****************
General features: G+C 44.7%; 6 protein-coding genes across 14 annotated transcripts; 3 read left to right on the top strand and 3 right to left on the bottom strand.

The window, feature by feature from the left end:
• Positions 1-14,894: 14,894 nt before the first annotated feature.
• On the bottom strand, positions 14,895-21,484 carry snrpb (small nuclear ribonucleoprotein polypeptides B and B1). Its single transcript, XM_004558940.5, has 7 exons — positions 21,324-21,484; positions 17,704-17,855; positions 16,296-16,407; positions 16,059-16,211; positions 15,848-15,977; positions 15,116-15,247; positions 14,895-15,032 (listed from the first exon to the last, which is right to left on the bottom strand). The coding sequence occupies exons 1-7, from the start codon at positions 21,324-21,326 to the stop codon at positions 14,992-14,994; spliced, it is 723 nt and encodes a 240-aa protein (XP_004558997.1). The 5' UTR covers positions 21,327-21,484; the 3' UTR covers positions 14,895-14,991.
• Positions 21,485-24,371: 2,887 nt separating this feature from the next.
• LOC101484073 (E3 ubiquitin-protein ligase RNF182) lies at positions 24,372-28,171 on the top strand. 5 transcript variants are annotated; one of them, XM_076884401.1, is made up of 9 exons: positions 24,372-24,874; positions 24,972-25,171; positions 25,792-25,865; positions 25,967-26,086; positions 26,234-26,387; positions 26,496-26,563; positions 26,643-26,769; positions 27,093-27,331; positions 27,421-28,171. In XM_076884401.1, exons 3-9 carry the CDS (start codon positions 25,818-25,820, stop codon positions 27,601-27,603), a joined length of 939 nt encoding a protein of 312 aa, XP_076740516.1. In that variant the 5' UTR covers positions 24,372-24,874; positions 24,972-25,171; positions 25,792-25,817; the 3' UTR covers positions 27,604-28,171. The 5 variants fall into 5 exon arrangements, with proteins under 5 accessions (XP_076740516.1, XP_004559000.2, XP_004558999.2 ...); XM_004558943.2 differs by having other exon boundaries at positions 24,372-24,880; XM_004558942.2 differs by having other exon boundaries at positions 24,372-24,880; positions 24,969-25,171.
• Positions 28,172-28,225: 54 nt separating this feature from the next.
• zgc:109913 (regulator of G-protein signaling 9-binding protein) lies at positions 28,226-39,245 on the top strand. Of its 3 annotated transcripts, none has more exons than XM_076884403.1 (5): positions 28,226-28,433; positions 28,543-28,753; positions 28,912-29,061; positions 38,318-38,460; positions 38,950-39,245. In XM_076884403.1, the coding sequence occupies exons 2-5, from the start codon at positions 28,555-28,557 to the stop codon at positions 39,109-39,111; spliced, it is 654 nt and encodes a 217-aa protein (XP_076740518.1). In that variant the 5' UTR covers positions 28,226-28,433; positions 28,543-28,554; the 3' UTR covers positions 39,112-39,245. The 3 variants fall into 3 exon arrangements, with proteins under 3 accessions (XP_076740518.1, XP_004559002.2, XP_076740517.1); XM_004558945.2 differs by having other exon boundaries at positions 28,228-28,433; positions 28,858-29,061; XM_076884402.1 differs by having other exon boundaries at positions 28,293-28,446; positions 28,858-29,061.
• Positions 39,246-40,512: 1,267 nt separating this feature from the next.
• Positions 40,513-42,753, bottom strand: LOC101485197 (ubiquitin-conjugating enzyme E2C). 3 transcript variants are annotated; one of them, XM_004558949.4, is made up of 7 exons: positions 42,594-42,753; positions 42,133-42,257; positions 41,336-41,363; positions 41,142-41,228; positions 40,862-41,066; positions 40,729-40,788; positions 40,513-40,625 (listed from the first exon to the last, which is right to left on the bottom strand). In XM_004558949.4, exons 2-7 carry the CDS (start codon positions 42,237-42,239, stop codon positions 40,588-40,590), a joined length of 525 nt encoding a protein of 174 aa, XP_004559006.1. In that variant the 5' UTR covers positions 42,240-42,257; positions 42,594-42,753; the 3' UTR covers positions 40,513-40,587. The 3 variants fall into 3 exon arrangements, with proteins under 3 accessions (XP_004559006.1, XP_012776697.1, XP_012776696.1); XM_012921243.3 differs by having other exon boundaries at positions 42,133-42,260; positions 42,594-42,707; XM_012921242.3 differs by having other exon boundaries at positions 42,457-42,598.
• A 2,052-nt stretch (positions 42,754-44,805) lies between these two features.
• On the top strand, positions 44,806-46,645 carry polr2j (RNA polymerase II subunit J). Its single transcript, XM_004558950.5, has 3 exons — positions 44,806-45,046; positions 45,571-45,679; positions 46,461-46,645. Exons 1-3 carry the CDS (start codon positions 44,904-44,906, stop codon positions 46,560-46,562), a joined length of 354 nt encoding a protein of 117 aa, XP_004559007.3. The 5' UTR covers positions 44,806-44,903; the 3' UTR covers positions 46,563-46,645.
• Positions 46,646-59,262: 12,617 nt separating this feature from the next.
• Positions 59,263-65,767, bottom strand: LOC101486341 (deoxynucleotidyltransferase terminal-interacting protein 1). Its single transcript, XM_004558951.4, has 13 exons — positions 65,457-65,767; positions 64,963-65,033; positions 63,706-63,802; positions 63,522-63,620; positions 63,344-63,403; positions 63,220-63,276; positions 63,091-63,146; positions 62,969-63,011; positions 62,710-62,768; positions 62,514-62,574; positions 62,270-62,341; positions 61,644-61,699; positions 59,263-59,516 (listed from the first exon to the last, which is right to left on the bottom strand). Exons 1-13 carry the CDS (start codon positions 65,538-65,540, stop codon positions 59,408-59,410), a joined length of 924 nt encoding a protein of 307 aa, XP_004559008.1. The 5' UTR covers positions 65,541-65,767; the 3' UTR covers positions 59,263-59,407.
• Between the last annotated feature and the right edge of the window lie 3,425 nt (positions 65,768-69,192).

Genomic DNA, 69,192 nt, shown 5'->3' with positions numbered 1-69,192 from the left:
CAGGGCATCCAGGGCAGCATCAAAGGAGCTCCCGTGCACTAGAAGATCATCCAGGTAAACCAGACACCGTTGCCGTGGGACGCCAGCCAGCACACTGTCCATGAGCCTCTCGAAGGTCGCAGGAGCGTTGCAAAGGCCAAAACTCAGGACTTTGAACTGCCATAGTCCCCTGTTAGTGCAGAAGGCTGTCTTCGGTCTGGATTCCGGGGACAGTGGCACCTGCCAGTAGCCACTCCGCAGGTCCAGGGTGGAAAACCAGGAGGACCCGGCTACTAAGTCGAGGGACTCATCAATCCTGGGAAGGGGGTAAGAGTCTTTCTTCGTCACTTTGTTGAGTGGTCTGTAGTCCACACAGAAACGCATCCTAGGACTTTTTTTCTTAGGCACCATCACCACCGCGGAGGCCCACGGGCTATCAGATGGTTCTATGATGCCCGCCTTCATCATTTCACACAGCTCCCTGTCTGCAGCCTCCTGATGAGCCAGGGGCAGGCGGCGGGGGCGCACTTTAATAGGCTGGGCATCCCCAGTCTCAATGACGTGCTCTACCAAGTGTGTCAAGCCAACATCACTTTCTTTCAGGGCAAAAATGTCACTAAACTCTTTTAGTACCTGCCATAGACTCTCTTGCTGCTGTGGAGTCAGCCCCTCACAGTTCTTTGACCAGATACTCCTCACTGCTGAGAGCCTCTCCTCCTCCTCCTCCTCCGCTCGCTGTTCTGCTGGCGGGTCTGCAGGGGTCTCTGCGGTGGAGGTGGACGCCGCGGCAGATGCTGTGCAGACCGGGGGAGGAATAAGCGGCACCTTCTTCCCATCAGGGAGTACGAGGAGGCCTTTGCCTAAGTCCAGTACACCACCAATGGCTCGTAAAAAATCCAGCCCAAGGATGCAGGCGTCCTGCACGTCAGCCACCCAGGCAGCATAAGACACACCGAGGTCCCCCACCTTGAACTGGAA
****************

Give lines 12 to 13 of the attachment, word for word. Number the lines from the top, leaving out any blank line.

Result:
• On the top strand, positions 44,806-46,645 carry polr2j (RNA polymerase II subunit J). Its single transcript, XM_004558950.5, has 3 exons — positions 44,806-45,046; positions 45,571-45,679; positions 46,461-46,645. Exons 1-3 carry the CDS (start codon positions 44,904-44,906, stop codon positions 46,560-46,562), a joined length of 354 nt encoding a protein of 117 aa, XP_004559007.3. The 5' UTR covers positions 44,806-44,903; the 3' UTR covers positions 46,563-46,645.
• Positions 46,646-59,262: 12,617 nt separating this feature from the next.